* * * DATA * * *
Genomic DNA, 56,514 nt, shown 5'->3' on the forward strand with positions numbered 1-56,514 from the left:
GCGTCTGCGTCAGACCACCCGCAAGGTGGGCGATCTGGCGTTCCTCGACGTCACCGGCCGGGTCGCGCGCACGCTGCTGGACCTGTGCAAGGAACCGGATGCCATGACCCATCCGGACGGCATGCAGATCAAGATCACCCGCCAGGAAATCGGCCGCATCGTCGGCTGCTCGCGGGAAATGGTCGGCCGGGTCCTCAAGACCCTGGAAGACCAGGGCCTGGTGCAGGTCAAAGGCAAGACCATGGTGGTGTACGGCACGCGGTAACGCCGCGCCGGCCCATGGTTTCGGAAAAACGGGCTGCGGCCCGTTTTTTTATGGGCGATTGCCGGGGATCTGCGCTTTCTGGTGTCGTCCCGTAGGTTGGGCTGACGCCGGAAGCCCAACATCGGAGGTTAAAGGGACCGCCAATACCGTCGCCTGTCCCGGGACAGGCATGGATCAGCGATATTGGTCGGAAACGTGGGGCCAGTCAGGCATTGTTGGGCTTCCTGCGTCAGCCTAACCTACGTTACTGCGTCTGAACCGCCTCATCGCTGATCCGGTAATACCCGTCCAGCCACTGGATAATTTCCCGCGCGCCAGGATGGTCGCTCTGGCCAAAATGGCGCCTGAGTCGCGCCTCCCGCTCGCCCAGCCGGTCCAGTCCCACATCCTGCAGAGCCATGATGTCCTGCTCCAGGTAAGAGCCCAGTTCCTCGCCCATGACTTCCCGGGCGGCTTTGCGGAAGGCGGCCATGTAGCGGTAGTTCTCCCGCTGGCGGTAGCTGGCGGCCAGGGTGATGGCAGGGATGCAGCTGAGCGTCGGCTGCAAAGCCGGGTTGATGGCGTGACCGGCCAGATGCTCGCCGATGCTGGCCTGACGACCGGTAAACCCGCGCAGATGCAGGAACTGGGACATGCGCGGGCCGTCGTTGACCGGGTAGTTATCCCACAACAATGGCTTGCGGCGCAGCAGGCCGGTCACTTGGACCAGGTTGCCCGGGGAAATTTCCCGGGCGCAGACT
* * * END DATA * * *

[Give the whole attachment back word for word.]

Genomic DNA, 56,514 nt, shown 5'->3' on the forward strand with positions numbered 1-56,514 from the left:
GCGTCTGCGTCAGACCACCCGCAAGGTGGGCGATCTGGCGTTCCTCGACGTCACCGGCCGGGTCGCGCGCACGCTGCTGGACCTGTGCAAGGAACCGGATGCCATGACCCATCCGGACGGCATGCAGATCAAGATCACCCGCCAGGAAATCGGCCGCATCGTCGGCTGCTCGCGGGAAATGGTCGGCCGGGTCCTCAAGACCCTGGAAGACCAGGGCCTGGTGCAGGTCAAAGGCAAGACCATGGTGGTGTACGGCACGCGGTAACGCCGCGCCGGCCCATGGTTTCGGAAAAACGGGCTGCGGCCCGTTTTTTTATGGGCGATTGCCGGGGATCTGCGCTTTCTGGTGTCGTCCCGTAGGTTGGGCTGACGCCGGAAGCCCAACATCGGAGGTTAAAGGGACCGCCAATACCGTCGCCTGTCCCGGGACAGGCATGGATCAGCGATATTGGTCGGAAACGTGGGGCCAGTCAGGCATTGTTGGGCTTCCTGCGTCAGCCTAACCTACGTTACTGCGTCTGAACCGCCTCATCGCTGATCCGGTAATACCCGTCCAGCCACTGGATAATTTCCCGCGCGCCAGGATGGTCGCTCTGGCCAAAATGGCGCCTGAGTCGCGCCTCCCGCTCGCCCAGCCGGTCCAGTCCCACATCCTGCAGAGCCATGATGTCCTGCTCCAGGTAAGAGCCCAGTTCCTCGCCCATGACTTCCCGGGCGGCTTTGCGGAAGGCGGCCATGTAGCGGTAGTTCTCCCGCTGGCGGTAGCTGGCGGCCAGGGTGATGGCAGGGATGCAGCTGAGCGTCGGCTGCAAAGCCGGGTTGATGGCGTGACCGGCCAGATGCTCGCCGATGCTGGCCTGACGACCGGTAAACCCGCGCAGATGCAGGAACTGGGACATGCGCGGGCCGTCGTTGACCGGGTAGTTATCCCACAACAATGGCTTGCGGCGCAGCAGGCCGGTCACTTGGACCAGGTTGCCCGGGGAAATTTCCCGGGCGCAGACT